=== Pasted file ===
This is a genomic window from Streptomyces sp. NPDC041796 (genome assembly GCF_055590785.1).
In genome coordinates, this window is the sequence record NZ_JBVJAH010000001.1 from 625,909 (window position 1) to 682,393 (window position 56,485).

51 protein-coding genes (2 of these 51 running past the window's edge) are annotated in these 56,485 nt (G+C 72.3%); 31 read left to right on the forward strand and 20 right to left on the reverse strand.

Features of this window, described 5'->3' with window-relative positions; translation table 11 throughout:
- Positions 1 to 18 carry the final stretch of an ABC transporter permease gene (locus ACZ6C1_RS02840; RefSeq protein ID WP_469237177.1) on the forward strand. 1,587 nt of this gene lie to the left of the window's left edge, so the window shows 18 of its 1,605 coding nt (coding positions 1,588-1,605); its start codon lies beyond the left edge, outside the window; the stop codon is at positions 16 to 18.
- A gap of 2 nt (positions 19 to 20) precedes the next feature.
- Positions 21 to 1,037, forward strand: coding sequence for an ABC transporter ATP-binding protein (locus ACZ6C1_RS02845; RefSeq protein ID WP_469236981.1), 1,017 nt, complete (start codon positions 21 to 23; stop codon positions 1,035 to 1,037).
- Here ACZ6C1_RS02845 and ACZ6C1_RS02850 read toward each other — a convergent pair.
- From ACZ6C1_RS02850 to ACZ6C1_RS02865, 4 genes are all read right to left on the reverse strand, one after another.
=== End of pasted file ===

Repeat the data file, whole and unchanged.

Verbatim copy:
This is a genomic window from Streptomyces sp. NPDC041796 (genome assembly GCF_055590785.1).
In genome coordinates, this window is the sequence record NZ_JBVJAH010000001.1 from 625,909 (window position 1) to 682,393 (window position 56,485).

51 protein-coding genes (2 of these 51 running past the window's edge) are annotated in these 56,485 nt (G+C 72.3%); 31 read left to right on the forward strand and 20 right to left on the reverse strand.

Features of this window, described 5'->3' with window-relative positions; translation table 11 throughout:
- Positions 1 to 18 carry the final stretch of an ABC transporter permease gene (locus ACZ6C1_RS02840; RefSeq protein ID WP_469237177.1) on the forward strand. 1,587 nt of this gene lie to the left of the window's left edge, so the window shows 18 of its 1,605 coding nt (coding positions 1,588-1,605); its start codon lies beyond the left edge, outside the window; the stop codon is at positions 16 to 18.
- A gap of 2 nt (positions 19 to 20) precedes the next feature.
- Positions 21 to 1,037, forward strand: coding sequence for an ABC transporter ATP-binding protein (locus ACZ6C1_RS02845; RefSeq protein ID WP_469236981.1), 1,017 nt, complete (start codon positions 21 to 23; stop codon positions 1,035 to 1,037).
- Here ACZ6C1_RS02845 and ACZ6C1_RS02850 read toward each other — a convergent pair.
- From ACZ6C1_RS02850 to ACZ6C1_RS02865, 4 genes are all read right to left on the reverse strand, one after another.